By Catherine Hamilton
It began with the devastation of the wildfires in Australia. Then, the tragic death of George Floyd, sparking protests in support of black lives all over the world. And – most notably – the COVID-19 pandemic, coming to a pinnacle in March 2020 and defining the rest of the year.
Though with every cloud, there comes a silver lining, and in 2020 that silver lining took the form of a train – the 308 Ghost Train, fronted by resurrector of the 80s arena-rock sound, and Messiah of the New Rock World, Anthony ‘Train” Caruso, who was there to give the world the music it needed during this time.
In a remote interview, I was able to talk to ‘Train” about the incredible journey that 308 Ghost Train has had over the last year, managing to amass almost 50 million plays on SoundCloud and earning a fan base that stretches all over the world – an effect that snowballed from the release of their powerful single “Bleed Over Me”.
Released in the height of COVID, “Bleed Over Me” became an anthem for getting through the pandemic and – despite the original intent of Caruso’s lyrics, written in response to his girlfriend’s surgery, and as a testament of his love for her – the song took on a whole new significance.
Listeners took “Bleed Over Me” to mean “Lean On Me”, and so the song – as Caruso observes – became “a symbol of unity: a symbol representing that there’s someone out there to hold onto you and get you through troubled times”.
During the interview, ‘Train” highlights the significance of this to me, saying of his music that “when it touches somebody, you don’t know what they’re going to take from it – and it’s not my job to know what they take from it. It’s my job to deliver a message.”
Crediting the holy ghost as the band’s musical director, Caruso delves into his songwriting process: the process which has earned him a POSI and a CMA award for songwriting, in addition to a POSI and a Couch Film Festival award as an artist, all within the last 2 years.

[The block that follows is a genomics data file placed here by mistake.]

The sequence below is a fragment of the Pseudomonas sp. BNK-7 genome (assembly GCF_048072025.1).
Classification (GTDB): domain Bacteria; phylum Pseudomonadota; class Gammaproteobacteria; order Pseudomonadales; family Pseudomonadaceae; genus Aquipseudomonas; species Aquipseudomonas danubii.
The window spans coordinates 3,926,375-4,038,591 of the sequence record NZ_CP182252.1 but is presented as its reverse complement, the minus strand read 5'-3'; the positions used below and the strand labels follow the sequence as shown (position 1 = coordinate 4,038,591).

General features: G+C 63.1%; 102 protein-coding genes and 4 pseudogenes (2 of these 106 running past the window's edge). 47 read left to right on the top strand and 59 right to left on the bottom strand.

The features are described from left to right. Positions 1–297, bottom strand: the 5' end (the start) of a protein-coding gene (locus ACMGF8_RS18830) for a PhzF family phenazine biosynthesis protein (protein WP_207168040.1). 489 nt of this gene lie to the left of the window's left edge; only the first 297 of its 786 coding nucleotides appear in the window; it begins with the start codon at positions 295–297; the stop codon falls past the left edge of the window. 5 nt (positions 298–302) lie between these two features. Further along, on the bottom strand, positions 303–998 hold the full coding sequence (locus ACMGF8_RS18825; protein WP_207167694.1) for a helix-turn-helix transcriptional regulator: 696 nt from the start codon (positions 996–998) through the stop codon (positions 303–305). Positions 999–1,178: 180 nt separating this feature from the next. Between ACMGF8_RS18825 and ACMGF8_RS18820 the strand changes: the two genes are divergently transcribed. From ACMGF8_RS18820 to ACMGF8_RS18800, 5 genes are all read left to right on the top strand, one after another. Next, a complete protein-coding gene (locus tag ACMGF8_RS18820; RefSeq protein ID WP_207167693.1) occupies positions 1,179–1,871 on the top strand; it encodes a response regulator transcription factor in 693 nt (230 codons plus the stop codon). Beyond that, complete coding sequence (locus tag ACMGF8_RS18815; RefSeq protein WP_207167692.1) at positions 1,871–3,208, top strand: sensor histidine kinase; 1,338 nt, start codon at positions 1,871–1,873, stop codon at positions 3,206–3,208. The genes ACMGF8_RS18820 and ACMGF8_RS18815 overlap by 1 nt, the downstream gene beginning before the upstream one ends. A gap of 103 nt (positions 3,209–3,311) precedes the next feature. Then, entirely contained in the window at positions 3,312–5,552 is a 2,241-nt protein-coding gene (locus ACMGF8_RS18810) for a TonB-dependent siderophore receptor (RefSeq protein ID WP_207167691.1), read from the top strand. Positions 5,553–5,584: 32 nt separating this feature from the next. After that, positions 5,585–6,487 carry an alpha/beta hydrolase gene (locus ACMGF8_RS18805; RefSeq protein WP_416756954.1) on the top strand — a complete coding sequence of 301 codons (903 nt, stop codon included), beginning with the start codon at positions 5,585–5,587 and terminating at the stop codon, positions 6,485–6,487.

Caruso explains he feels a “direct connection to the divine” because many of the songs he writes come to him when he’s sleeping: “I’ll wake up with the melody in my head, or part of the chorus. It’s my job to go from there and take it and finish it before I forget it.”
The next single that fans can look forward to is 308 Ghost Train’s unexpected cover of the protest song that Barry Maguire made a Billboard hit in 1965 – ‘Eve of Destruction’.
‘Train” notes that he would “never usually do a cover song”, but after “listening to loads of records, I found Eve of Destruction; the moment it started to play, the ghost-filled my body with electricity and I jumped out of my seat.” He updated the lyrics to reflect our crisis today.
Other future singles include “Love You More”, “Somethin’s Goin’ On” and “Just Like Money to Me” – the single which 308 Ghost Train believes will “launch [them] like a rocket ship”, and – after listening to the unreleased future hit – I can say that I agree.
At the end of our interview, I asked ‘Train” Caruso if there was anything he wanted to say to the readers, and to the fans. “If I had to say anything to people: I want them to get to know us – I want to introduce myself to the world.
We’ve touched a number of people [with our music] but in reality, we haven’t touched anybody. There are seven billion people in this world; if there’s anything I want them to take away [from this] it’s: come meet us, meet the music, meet the message.”
“One thing about this train: the cars never end, and every car is VIP. Grab your seat, buckle up, and get ready for the ride of your life with the 308 Ghost Train.”
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Catherine Hamilton Is a freelance journalist in the UK whose articles have appeared in many newspapers and magazines.